Milton, as much as Shakespeare, remains our contemporary. As Wordsworth put it in a sonnet from 1802, ‘Milton! thou shouldst be living at this hour:/ England hath need of thee.’ One half of a nation almost as bitterly — if not as bloodily — divided as in his day needs to understand how the blind, scorned radical, ‘though fallen on evil days… In darkness, and with dangers compassed round’, channelled his dismay at the failure of England’s revolution and the restoration of monarchy into a masterpiece that finds salvation through despair. In 1660, Milton was arrested, imprisoned and might have gone to his death as an impenitent regicide without a few well-placed admirers. His epic, with its aim to ‘assert eternal providence/ And justify the ways of God to men’, climbs from his pit of disillusion to find meaning and hope in calamity. A hero for Remainers, then.
Boyd Tonkin urges us to read Milton today, because he will speak to us if we will listen. April is the 350th anniversary of Paradise Lost‘s publication. (via Prufrock News)
I’ve let other things crowd out St. Patrick’s Day for me. My days have plodded steadily this year. I haven’t given much thought to future plans, but remained within the day.
Still, out of respect for the day, here are two poems with kinds of longing.
Patrick Pearse, “On the Strand of Howth” : (Entire poem)
Speaking in the night;
Of the voice of the birds
Happily, with melody,
Seamus Heaney, “Mid-Term Break”
I was embarrassed
By old men standing up to shake my hand
And tell me they were ‘sorry for my trouble’.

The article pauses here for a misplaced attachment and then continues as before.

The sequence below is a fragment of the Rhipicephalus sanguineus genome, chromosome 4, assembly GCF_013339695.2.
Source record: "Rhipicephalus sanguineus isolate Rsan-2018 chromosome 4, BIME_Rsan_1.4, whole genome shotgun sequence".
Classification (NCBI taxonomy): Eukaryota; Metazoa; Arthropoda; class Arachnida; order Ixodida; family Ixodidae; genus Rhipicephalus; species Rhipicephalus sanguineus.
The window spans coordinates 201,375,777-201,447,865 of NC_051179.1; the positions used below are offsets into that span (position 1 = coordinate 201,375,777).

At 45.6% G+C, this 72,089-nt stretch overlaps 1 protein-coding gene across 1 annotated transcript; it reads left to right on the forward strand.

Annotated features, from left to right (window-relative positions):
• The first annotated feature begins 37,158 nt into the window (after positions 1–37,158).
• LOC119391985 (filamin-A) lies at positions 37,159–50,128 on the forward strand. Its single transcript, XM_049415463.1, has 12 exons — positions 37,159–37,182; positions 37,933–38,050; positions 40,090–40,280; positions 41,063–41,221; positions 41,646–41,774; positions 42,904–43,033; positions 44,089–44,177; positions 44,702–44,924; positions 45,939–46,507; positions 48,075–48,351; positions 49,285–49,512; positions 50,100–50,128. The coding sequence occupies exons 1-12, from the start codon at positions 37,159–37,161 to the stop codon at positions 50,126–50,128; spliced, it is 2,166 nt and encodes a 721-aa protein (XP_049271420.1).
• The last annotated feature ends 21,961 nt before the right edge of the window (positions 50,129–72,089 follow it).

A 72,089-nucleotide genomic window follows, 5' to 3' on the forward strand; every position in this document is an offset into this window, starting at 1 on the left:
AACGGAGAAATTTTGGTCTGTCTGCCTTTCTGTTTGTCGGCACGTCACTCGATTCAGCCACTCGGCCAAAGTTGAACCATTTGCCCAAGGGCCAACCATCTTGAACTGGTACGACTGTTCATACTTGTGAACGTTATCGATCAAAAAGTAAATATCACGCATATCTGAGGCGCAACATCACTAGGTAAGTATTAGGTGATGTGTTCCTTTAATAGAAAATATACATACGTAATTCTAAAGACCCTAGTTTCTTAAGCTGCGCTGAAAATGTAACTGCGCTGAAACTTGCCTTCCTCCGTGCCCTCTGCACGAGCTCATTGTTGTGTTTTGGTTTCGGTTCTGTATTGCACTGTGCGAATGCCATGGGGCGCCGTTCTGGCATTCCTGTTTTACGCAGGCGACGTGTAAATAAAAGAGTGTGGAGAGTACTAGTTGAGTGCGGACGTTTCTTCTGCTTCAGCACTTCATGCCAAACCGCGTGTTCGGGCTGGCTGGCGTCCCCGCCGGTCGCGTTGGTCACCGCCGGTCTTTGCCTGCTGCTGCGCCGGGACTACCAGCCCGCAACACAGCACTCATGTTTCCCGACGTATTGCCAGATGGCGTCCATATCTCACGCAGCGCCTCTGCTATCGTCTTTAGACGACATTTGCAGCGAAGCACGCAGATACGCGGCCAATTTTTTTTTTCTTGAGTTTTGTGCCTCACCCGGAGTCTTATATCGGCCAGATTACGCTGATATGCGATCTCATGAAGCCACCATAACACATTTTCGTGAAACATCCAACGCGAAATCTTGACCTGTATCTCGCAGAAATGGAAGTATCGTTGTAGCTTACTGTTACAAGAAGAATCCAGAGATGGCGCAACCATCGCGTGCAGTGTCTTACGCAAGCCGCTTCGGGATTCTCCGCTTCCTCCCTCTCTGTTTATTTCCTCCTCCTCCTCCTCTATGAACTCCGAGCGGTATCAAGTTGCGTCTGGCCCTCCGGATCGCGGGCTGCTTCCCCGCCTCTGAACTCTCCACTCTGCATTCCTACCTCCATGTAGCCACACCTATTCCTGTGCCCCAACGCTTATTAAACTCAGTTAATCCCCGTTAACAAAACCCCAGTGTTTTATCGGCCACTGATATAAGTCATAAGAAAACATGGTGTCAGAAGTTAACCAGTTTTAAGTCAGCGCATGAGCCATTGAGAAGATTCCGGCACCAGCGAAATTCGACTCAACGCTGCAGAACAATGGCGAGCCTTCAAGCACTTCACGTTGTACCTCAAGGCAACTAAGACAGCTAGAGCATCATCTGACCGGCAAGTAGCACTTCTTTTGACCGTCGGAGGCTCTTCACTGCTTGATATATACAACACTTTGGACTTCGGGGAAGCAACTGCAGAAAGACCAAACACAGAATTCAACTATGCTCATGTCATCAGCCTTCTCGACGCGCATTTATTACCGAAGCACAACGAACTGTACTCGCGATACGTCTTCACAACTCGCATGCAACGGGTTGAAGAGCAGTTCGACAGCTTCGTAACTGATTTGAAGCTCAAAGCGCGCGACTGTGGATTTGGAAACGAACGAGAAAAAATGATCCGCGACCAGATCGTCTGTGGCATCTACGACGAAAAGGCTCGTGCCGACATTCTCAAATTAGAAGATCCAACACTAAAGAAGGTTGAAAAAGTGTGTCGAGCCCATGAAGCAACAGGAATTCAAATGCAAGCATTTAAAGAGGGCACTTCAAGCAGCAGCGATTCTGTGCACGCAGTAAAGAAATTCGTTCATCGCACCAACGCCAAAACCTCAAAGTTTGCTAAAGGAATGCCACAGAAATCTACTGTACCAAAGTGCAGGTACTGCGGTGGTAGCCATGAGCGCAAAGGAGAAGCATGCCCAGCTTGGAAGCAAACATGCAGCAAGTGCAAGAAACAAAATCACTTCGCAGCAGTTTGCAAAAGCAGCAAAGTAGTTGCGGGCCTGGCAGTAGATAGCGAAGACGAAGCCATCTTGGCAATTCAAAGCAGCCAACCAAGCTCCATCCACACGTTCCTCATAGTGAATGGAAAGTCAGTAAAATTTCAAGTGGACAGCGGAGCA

Whispers informed strangers I was the eldest
Read more through the links.
If you’re familiar with the classic novels featured in these six second videos, you’ll get the joke. Ad agencies have produced several of these quick takes by YouTube’s request in pursuit of a new, flash ad format to be displayed before other videos. At six seconds each, the ads can’t be skipped past.
In a similar vein, The Wild Detectives bookstore in Dallas is trying to “troll people into reading classic books through clickbait.” They call them “litbaits.” Headlines read, “British guy dies after selfie gone wrong” for The Picture of Dorian Grey. The links led to blog posts with the all of the book’s content included. That wouldn’t turn anyone away, would it?
And chalk another one up for the Oxford comma under reasons it is saving the world. A group of Maine dairy drivers took their company to court to win overtime pay. The law defining exactly what was excluded from overtime lists many things, but it lacks one thing: an Oxford comma.